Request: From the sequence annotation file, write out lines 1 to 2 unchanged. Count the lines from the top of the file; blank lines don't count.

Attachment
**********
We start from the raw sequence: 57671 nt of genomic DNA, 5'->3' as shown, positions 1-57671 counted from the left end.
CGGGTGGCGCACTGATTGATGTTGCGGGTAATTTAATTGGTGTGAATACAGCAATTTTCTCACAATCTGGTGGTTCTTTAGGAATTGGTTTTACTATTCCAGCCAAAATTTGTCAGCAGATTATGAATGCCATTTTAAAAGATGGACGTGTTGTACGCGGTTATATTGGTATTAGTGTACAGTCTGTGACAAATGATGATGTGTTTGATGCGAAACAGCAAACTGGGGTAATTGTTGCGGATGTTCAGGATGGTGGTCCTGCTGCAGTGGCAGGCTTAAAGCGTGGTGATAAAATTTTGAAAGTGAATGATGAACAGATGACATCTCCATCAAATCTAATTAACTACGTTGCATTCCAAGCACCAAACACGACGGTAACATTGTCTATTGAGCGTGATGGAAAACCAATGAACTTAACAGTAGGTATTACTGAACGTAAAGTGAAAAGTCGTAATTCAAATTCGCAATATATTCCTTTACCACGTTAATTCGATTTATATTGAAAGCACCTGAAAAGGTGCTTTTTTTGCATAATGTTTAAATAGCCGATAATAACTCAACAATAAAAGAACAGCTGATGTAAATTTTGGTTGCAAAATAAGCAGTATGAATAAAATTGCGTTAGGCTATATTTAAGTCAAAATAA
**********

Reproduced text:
We start from the raw sequence: 57671 nt of genomic DNA, 5'->3' as shown, positions 1-57671 counted from the left end.
CGGGTGGCGCACTGATTGATGTTGCGGGTAATTTAATTGGTGTGAATACAGCAATTTTCTCACAATCTGGTGGTTCTTTAGGAATTGGTTTTACTATTCCAGCCAAAATTTGTCAGCAGATTATGAATGCCATTTTAAAAGATGGACGTGTTGTACGCGGTTATATTGGTATTAGTGTACAGTCTGTGACAAATGATGATGTGTTTGATGCGAAACAGCAAACTGGGGTAATTGTTGCGGATGTTCAGGATGGTGGTCCTGCTGCAGTGGCAGGCTTAAAGCGTGGTGATAAAATTTTGAAAGTGAATGATGAACAGATGACATCTCCATCAAATCTAATTAACTACGTTGCATTCCAAGCACCAAACACGACGGTAACATTGTCTATTGAGCGTGATGGAAAACCAATGAACTTAACAGTAGGTATTACTGAACGTAAAGTGAAAAGTCGTAATTCAAATTCGCAATATATTCCTTTACCACGTTAATTCGATTTATATTGAAAGCACCTGAAAAGGTGCTTTTTTTGCATAATGTTTAAATAGCCGATAATAACTCAACAATAAAAGAACAGCTGATGTAAATTTTGGTTGCAAAATAAGCAGTATGAATAAAATTGCGTTAGGCTATATTTAAGTCAAAATAA